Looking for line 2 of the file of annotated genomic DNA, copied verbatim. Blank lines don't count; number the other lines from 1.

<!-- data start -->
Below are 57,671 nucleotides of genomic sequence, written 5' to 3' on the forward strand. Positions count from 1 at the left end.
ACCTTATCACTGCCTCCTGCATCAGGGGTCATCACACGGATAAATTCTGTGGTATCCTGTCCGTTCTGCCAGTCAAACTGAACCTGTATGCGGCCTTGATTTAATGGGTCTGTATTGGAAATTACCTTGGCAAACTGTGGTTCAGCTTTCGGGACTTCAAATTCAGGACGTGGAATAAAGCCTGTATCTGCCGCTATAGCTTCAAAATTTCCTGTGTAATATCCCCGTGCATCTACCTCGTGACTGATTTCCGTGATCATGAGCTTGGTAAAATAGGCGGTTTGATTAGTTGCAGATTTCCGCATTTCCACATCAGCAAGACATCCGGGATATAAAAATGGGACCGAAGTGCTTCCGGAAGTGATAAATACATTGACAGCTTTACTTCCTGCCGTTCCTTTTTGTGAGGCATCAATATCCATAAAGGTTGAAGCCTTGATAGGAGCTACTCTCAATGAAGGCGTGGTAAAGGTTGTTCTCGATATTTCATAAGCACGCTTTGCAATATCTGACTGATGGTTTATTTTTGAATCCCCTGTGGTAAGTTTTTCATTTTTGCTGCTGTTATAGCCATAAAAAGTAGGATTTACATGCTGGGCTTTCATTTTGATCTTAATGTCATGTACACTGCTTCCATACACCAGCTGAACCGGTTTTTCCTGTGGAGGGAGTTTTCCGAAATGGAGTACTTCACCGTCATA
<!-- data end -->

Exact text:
ACCTTATCACTGCCTCCTGCATCAGGGGTCATCACACGGATAAATTCTGTGGTATCCTGTCCGTTCTGCCAGTCAAACTGAACCTGTATGCGGCCTTGATTTAATGGGTCTGTATTGGAAATTACCTTGGCAAACTGTGGTTCAGCTTTCGGGACTTCAAATTCAGGACGTGGAATAAAGCCTGTATCTGCCGCTATAGCTTCAAAATTTCCTGTGTAATATCCCCGTGCATCTACCTCGTGACTGATTTCCGTGATCATGAGCTTGGTAAAATAGGCGGTTTGATTAGTTGCAGATTTCCGCATTTCCACATCAGCAAGACATCCGGGATATAAAAATGGGACCGAAGTGCTTCCGGAAGTGATAAATACATTGACAGCTTTACTTCCTGCCGTTCCTTTTTGTGAGGCATCAATATCCATAAAGGTTGAAGCCTTGATAGGAGCTACTCTCAATGAAGGCGTGGTAAAGGTTGTTCTCGATATTTCATAAGCACGCTTTGCAATATCTGACTGATGGTTTATTTTTGAATCCCCTGTGGTAAGTTTTTCATTTTTGCTGCTGTTATAGCCATAAAAAGTAGGATTTACATGCTGGGCTTTCATTTTGATCTTAATGTCATGTACACTGCTTCCATACACCAGCTGAACCGGTTTTTCCTGTGGAGGGAGTTTTCCGAAATGGAGTACTTCACCGTCATA